You’re just a few weeks from a much-needed vacation. You’ve book your luxurious hotel. You’ve planned your excursions. You’ve browsed the menus of all of those restaurants you can’t wait to visit.

You’re counting down the days until you’re due to take off, and …

The airline you’re due to fly with goes bust.

It’s a nightmare scenario, but what do you? What rights do you have if this happens to you?

Join The Miles Market as we explore your options.

Bankruptcy vs Failure

While you might imagine an airline would only be forced to stop operating in the event of going bankrupt, this might not actually be the case.

Airlines can be declared bankrupt yet still keep their planes in the air. Even the likes of Delta have experienced bankruptcies in their long tenures without putting a stop to their flights. If the airline you’ve booked with appears close to this process, don’t panic: you could still end up receiving the service you expect.

However, if an airline defaults / fails, that’s the time to consider other options.

Are you Entitled to Compensation?

When Primera Air collapsed in 2018, thousands of passengers were left stranded at Stansted Airport, unable to actually catch their flights to the States.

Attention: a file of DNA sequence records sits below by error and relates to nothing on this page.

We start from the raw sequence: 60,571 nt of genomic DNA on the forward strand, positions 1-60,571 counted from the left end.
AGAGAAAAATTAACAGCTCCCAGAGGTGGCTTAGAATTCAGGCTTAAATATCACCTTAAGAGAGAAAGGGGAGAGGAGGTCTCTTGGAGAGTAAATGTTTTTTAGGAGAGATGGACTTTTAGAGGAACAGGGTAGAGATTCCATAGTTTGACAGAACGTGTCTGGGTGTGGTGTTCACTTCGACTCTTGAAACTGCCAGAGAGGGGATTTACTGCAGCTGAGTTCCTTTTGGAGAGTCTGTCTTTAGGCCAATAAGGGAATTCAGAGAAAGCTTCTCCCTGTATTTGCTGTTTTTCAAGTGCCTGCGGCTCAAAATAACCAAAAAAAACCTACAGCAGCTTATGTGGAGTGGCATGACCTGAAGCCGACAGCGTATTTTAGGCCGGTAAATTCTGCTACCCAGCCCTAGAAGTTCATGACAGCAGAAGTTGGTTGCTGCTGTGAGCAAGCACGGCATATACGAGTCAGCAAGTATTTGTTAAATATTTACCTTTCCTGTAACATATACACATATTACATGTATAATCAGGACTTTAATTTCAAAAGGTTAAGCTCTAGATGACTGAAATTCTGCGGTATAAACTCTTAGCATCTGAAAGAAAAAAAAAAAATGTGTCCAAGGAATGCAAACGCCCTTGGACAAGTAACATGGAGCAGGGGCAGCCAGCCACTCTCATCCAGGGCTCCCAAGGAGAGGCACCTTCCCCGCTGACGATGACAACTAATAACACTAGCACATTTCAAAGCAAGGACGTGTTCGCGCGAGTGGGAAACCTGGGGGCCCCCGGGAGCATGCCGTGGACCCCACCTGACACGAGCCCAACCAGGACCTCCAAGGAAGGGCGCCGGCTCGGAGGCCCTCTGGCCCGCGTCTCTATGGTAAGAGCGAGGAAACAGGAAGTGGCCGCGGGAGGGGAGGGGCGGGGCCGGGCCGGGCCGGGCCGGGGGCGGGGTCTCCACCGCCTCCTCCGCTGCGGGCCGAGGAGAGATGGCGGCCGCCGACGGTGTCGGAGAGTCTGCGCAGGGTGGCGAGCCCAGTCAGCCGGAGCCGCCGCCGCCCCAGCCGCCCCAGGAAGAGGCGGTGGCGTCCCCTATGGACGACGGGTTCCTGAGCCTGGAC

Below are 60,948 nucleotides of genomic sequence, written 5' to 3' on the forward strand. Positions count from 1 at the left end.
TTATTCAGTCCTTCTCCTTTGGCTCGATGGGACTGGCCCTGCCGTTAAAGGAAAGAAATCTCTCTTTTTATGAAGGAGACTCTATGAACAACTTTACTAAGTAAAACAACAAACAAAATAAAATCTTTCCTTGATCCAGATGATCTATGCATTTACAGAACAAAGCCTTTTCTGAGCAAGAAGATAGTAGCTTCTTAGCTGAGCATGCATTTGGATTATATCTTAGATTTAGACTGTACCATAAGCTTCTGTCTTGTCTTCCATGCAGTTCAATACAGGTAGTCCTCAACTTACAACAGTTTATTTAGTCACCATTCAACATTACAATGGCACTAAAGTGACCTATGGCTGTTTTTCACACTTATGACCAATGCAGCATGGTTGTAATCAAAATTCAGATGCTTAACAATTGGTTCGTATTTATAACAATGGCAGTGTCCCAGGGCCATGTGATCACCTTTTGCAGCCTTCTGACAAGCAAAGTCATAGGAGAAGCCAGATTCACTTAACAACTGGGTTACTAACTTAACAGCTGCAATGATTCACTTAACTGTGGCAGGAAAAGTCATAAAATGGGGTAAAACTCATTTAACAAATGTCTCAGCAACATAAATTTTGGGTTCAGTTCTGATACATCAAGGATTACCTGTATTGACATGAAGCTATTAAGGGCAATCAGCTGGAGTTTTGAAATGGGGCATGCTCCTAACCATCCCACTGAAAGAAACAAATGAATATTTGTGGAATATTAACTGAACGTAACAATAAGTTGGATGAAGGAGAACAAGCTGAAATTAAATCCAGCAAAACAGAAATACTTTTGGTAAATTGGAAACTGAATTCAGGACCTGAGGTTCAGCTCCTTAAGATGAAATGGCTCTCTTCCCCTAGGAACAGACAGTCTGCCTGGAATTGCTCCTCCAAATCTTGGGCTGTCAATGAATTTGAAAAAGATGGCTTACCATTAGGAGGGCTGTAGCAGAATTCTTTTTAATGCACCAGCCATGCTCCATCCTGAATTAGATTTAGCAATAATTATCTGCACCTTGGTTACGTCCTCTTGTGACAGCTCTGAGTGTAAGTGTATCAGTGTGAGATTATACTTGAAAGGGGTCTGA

Customers who purchased their tickets through a credit card were advised to claim from the provider or via travel insurance, though if they booked through a third-party (not the airline itself) they may have struggled to secure their money.

Package vacations were the responsibility of the tour operator. But you are not guaranteed compensation if an airline shuts down, and your chance of actually receiving any at all is slim (to say the least).

This is why taking out travel insurance or paying on credit cards can be helpful, but make sure you choose that offering coverage for cancellations. You may not receive the full cost of your tickets, but some compensation is better than none.

Money can’t take away the heartbreak of missing out on a vacation you’ve looked forward to for months, but in many cases, predicting an airline’s failure can be difficult. Most employees may not even know about it much earlier than customers do.

If you’re stranded abroad when an airline goes bust, with no obvious way to get home, other companies will typically offer reduced-cost tickets. This incurs further expense but is the only option for many passengers.

Sell Your Miles to Other Passengers

Flying with one of several reliable airlines operating reward programs provides you with numerous perks, including air miles. These may even continue during bankruptcies but will become unavailable if an airline shuts down.

These give you access to free flights on certain routes, reducing your risk of losing money if the airline were to experience problems. You don’t even have to hold on to your miles either: you can sell miles to fellow passengers and make real money from your freebies instead.

Want to know more? The Miles Market is here to help!